In purely cultural respects, Poland also made great progress from the eleventh century onwards. Again the clergy were in the van of this progress, although the education of native priests to succeed foreign missionaries was slow. Progress in Christian practice was also rather laborious after the first outburst of enthusiasm during the reign of Boleslas the Great, which was, of course, dominated by the memory of two great saints: St. Adalbert and St. Bruno of Querfurt. Benedictines, and later Premonstratensians, Cistercians and Franciscans, became important links between Poland and the cultured West. As has already been mentioned, the Church reforms of Gregory VII were accepted in Poland much later than they were in Bohemia — definitively only in the first half of the thirteenth century.
In the eleventh and twelfth centuries Poland swarmed with foreign priests, coming not only from Germany but also from France, Belgium and Italy. This is illustrated by the fact that the
first Polish historian was an anonymous ecclesiastic, called Gallus because he is believed to have been a Frenchman or a Walloon. He lived in Poland between 1110 and 1135 and in his Chronicle, written in Latin, he preserved many Polish legends. He was fond of quoting the classics, particularly Sallust — an indication that he had read widely.  His work was continued by two bishops of Cracow — Matthew Choleva and Vincent Kadłubek, the work of the latter being particularly popular. He was educated in Paris and died in 1223 as a Cistercian, these two details being an illustration of the general situation among the better educated clergy in Poland at that period. His work, tracing Polish history from the legendary period up to 1200, is important for the study of the reign of Casimir the Just, in whose favor he is much biased.
Besides the chronicles, the Latin legends of St. Adalbert were very popular in Poland. Bruno of Querfurt, a friend of Boleslas the Great, wrote a biography of Adalbert of which there are two editions. An account of Adalbert’s passion was written by a German priest who had lived in Poland, and a third legend was written by a native priest in Poland. More hagiographical works were composed in Poland in the thirteenth and fourteenth centuries. In the thirteenth century the first definitive edition was set down of the Polish hymn in honor of Our Lady in Bogurodzica. This is of much older origin and the first part may be attributed to St. Adalbert.
The new foundations of the Benedictines and the abbeys of the new Cistercian and Premonstratensian orders became the centers of cultural progress in Poland. The Benedictines achieved great merit for the rechristianization of the country under Casimir the Restorer. A later tradition attributes to him the foundation of the Abbey at Tyniec near Cracow and of that at Leubus in Silesia. Boleslas II founded the abbey at Mogilno near Gniezno and that at Lubin near Poznań.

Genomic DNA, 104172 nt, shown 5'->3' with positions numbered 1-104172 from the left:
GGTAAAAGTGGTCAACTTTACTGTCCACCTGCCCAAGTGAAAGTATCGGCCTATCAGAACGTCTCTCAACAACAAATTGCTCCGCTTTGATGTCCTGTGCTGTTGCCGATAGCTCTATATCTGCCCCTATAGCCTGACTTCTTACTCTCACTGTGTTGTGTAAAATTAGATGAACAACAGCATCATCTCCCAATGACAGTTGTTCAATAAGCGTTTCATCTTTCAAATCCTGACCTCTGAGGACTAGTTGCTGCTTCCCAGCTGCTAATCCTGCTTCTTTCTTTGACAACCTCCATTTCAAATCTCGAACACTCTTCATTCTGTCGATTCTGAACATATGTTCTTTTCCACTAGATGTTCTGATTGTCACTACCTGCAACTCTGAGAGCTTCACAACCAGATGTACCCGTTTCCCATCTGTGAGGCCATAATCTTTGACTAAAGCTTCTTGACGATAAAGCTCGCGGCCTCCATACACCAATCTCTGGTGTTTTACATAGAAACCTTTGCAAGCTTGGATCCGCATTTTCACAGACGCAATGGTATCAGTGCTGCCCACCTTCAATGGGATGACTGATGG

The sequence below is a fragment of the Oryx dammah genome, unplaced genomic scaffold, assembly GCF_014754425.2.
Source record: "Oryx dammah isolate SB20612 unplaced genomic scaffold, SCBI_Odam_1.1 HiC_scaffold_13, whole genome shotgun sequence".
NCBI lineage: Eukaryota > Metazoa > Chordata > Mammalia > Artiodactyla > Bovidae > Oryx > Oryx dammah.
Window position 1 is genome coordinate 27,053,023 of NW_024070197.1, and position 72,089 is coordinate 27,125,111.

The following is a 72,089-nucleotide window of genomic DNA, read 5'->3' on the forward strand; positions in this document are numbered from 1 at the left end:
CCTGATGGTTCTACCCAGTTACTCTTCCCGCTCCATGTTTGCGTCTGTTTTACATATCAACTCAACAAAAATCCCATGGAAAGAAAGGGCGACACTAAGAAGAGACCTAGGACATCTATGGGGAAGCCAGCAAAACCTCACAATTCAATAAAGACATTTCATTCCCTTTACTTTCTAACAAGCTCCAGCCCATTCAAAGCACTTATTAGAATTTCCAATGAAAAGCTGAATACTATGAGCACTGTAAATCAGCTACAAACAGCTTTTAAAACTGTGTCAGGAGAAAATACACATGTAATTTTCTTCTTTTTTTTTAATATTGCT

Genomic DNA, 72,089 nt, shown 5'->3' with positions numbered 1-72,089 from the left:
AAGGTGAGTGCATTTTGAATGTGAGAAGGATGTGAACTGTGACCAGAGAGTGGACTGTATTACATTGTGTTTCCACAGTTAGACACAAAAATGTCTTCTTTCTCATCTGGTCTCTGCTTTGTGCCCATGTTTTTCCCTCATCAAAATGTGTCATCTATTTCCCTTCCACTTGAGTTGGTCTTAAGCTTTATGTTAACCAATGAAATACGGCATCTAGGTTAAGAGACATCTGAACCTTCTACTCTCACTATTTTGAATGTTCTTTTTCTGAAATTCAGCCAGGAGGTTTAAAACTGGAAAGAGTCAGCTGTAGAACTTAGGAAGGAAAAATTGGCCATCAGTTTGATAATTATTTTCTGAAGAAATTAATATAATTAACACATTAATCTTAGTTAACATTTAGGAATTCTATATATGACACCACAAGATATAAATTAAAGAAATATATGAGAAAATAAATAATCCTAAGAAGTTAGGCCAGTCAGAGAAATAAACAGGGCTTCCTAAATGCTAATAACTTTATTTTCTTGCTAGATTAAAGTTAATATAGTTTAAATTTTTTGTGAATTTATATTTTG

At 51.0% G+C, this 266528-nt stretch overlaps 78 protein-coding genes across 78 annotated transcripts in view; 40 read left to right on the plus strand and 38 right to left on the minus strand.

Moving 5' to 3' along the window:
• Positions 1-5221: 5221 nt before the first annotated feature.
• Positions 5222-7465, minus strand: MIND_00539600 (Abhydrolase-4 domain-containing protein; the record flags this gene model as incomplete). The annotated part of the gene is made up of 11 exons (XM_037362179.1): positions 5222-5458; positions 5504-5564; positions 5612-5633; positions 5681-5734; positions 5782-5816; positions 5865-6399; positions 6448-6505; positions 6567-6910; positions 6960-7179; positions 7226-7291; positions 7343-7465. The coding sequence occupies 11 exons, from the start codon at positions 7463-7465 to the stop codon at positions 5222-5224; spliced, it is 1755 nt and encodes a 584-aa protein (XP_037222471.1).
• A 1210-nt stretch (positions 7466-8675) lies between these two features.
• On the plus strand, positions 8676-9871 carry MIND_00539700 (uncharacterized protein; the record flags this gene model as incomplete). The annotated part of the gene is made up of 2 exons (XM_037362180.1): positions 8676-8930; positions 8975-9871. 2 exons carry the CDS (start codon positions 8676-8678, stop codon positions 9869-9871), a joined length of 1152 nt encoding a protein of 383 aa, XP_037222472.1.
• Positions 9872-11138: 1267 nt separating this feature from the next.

1. Cf. the most recent monograph by M. Plezia, Kronika Galla, published by the Polish Academy (S. II, vol. XLVI), Cracow, 1947.
2. On the activity of the Benedictines in Poland see the monograph by P. David, Les Bénédictins de l’Ordre de Cluny dans la Pologne médiévale (Paris, 1939).
Boleslas II also re-established the episcopal foundations erected in 1000, adding to them Płock in Mazovia. St. Norbert, the Archbishop of Magdeburg, made a last attempt in 1133 at subordinating all Polish bishoprics to the jurisdiction of his metropolis. His request was granted by Innocent II, but as the bishops of Poland paid no attention to the decision, the papal bull remained a dead letter and it was annulled in 1136.
Under Boleslas III Benedictines were established at Łysa Góra and in Breslau. Cistercians from France and Germany erected abbeys in the twelfth century in the following places: Jędrzejów (1140), Łekno and Ląd (about 1150), Leubus (1150), Sulejów (1176), Wąchock (1179), Oliva in Pomerania (about 1178), Koprzywnica (1185). The Premonstratensians appeared in Poland before 1140, founding abbeys at Kalisz, Brzesk and Witów. But their activity was not so widespread nor so popular as that of the Cistercians. The Knights of St. John of Jerusalem were established in Zagość (c. 1165) and in Poznan (Posen) in 1184, and the Templars at Opatów.
Chapters of canons, set up in all episcopal cities, were also important cultural centers. Their libraries were enriched by the acquisition of many manuscripts of French, Belgian and German origin, especially under Casimir the Restorer and Władysław Herman.
With Casimir the Restorer begins also the development of Polish medieval architecture and art. Cracow, the first center of Polish Christianity during the Great Moravian period of its history, could boast a new cruciform stone church, that of SS. Felix and Adauctus, built in the style which was in vogue in Cologne whence Casimir had brought Benedictine missionaries. The same prince constructed the oldest Polish basilica, that of St. Leonard, in Cracow on the Wawel, his place of residence. Only a few ruins remain of what was an imposing Romanesque edifice, with three naves, apses and two towers. Only a small part is preserved of the Romanesque church of St. John the Evangelist, built in Mogilno under Boleslas II. Unfortunately the first Romanesque cathedral of Gniezno, finished in 1097, has disappeared almost